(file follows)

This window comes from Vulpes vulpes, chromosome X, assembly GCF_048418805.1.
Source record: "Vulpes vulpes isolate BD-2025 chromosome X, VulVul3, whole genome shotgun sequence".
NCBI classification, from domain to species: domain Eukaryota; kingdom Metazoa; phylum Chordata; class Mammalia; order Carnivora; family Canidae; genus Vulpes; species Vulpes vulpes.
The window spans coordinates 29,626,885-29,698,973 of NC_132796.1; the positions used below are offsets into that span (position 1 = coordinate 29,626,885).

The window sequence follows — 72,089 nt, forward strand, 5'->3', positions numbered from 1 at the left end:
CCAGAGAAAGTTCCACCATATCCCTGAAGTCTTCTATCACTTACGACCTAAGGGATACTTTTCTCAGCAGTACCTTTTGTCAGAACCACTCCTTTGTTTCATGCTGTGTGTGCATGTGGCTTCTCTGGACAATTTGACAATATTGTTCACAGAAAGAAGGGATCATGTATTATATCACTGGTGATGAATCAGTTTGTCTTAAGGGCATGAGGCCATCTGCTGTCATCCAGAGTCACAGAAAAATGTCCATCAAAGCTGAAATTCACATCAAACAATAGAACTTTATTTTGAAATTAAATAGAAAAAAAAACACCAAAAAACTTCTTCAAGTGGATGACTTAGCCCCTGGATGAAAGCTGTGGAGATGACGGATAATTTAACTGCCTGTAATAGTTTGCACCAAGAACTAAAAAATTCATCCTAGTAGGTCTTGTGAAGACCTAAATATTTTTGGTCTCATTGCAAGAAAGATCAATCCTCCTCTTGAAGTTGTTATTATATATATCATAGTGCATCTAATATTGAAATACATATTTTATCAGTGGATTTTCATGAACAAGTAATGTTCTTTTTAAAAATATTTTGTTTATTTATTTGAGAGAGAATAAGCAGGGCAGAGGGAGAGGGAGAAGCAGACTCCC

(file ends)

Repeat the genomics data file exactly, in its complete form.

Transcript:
This window comes from Vulpes vulpes, chromosome X, assembly GCF_048418805.1.
Source record: "Vulpes vulpes isolate BD-2025 chromosome X, VulVul3, whole genome shotgun sequence".
NCBI classification, from domain to species: domain Eukaryota; kingdom Metazoa; phylum Chordata; class Mammalia; order Carnivora; family Canidae; genus Vulpes; species Vulpes vulpes.
The window spans coordinates 29,626,885-29,698,973 of NC_132796.1; the positions used below are offsets into that span (position 1 = coordinate 29,626,885).

The window sequence follows — 72,089 nt, forward strand, 5'->3', positions numbered from 1 at the left end:
CCAGAGAAAGTTCCACCATATCCCTGAAGTCTTCTATCACTTACGACCTAAGGGATACTTTTCTCAGCAGTACCTTTTGTCAGAACCACTCCTTTGTTTCATGCTGTGTGTGCATGTGGCTTCTCTGGACAATTTGACAATATTGTTCACAGAAAGAAGGGATCATGTATTATATCACTGGTGATGAATCAGTTTGTCTTAAGGGCATGAGGCCATCTGCTGTCATCCAGAGTCACAGAAAAATGTCCATCAAAGCTGAAATTCACATCAAACAATAGAACTTTATTTTGAAATTAAATAGAAAAAAAAACACCAAAAAACTTCTTCAAGTGGATGACTTAGCCCCTGGATGAAAGCTGTGGAGATGACGGATAATTTAACTGCCTGTAATAGTTTGCACCAAGAACTAAAAAATTCATCCTAGTAGGTCTTGTGAAGACCTAAATATTTTTGGTCTCATTGCAAGAAAGATCAATCCTCCTCTTGAAGTTGTTATTATATATATCATAGTGCATCTAATATTGAAATACATATTTTATCAGTGGATTTTCATGAACAAGTAATGTTCTTTTTAAAAATATTTTGTTTATTTATTTGAGAGAGAATAAGCAGGGCAGAGGGAGAGGGAGAAGCAGACTCCC